Whole-house fans are installed in a central hallway inside the house and pull fresh outdoor air through open windows. They are often used to augment air conditioning or instead of air conditioning in mild summertime climates.
Benefits of Whole-House Fans:
- Efficient, cost-effective cooling
- Can cut summer air conditioning costs and create a more comfortable living environment
- Exchange air much more rapidly than air conditioning units, allowing faster cooling of the interior
- Draw cooler air indoors, especially when used at night and early morning hours
- Extract heat from objects within a house, such as appliances, furniture and walls
Thanks to a motor mounted just above and to the side of the fan, a belt-drive whole-house fan provides for smooth, quiet operation.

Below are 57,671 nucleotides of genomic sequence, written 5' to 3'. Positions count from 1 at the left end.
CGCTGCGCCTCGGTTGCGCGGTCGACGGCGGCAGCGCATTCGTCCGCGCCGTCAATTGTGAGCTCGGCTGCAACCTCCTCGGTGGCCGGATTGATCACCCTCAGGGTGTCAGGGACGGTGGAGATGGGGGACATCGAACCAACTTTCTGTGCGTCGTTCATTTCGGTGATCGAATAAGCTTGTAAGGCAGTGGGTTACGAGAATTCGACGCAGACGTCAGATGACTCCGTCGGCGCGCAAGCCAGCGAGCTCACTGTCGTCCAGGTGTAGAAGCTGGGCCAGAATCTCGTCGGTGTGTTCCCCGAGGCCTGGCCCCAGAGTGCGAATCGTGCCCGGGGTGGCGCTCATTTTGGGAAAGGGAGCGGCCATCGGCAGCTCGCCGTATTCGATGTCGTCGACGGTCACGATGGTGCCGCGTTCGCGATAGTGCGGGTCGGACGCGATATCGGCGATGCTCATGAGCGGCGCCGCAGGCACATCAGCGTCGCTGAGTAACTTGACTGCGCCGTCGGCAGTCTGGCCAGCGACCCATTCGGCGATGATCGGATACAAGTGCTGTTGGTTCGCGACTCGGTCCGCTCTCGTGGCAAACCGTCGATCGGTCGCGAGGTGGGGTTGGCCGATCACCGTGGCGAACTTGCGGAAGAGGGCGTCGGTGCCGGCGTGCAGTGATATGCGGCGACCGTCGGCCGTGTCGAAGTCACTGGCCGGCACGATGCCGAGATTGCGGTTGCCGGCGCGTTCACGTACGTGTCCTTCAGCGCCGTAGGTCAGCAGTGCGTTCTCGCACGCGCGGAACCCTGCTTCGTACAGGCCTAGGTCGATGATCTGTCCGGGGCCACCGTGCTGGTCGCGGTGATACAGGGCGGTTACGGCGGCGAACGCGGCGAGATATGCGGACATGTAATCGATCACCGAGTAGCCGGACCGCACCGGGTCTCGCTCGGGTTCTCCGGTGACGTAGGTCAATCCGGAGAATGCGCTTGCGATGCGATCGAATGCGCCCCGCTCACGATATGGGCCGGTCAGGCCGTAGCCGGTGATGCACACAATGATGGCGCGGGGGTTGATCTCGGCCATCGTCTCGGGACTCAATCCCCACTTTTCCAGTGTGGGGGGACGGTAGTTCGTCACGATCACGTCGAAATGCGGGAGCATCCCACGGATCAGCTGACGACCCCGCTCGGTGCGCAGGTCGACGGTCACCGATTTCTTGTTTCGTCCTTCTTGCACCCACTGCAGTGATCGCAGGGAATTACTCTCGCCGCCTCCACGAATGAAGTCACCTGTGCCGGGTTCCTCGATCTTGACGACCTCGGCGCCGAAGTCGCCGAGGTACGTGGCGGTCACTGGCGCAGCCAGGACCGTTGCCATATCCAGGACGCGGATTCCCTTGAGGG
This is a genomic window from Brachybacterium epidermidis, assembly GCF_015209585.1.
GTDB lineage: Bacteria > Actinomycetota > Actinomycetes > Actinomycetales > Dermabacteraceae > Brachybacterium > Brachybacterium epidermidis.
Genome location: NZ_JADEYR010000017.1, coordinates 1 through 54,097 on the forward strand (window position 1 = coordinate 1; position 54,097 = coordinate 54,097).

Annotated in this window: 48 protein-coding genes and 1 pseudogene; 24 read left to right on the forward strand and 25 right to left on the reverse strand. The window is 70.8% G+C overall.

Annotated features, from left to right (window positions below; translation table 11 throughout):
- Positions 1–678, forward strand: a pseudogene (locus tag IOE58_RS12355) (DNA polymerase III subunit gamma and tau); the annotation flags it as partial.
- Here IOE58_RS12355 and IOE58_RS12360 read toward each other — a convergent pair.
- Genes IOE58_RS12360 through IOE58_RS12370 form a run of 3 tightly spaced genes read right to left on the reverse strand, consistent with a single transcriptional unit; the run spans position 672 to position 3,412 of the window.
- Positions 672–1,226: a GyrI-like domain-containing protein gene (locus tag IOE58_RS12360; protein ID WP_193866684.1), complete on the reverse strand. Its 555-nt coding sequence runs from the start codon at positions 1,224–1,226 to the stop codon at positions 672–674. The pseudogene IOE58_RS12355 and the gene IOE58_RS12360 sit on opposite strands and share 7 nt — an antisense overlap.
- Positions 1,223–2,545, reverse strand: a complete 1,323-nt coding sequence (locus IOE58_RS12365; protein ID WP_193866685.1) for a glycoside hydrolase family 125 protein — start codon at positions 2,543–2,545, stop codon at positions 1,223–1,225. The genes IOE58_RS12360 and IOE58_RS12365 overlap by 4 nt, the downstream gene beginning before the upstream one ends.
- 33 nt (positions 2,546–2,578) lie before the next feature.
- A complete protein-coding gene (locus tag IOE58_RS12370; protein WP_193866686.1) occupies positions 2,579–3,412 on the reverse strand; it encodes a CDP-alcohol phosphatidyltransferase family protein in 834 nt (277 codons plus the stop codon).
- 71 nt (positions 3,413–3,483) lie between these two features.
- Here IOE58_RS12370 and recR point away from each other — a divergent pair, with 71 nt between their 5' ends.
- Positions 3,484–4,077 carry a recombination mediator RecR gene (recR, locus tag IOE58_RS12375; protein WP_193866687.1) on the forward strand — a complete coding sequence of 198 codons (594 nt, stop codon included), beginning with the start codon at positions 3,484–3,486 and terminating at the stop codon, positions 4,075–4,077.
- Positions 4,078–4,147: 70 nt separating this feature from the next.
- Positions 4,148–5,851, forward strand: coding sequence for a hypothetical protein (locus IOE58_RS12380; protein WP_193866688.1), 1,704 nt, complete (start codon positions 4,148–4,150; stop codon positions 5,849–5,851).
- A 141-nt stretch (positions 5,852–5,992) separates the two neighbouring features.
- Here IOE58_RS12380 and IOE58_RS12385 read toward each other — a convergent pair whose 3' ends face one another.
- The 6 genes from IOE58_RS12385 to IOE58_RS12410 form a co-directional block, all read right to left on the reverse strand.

Direct drive whole-house fans are easy to install since no attic joists need to be cut. They feature a pull chain for easy operation.
- For maximum effectiveness, a whole-house fan must be sized correctly for the structure it is required to ventilate.
- The formula to follow for determining capacity is: square feet of living area x 3 = CFM (cubic feet of air moved per minute) required.
- Because whole-house fans exhaust hot air into an attic, a properly sized attic ventilation system is required to exhaust heated air from the attic to outdoors.
- To determine the net free area of attic ventilation required, use the following formula: CFM rating of fan divided by 750 = square feet of net free exhaust area.
- Failure to provide this venting will reduce the fan's airflow capacity. In addition, it will lead to noisy operation and ultimately failure of the fan motor.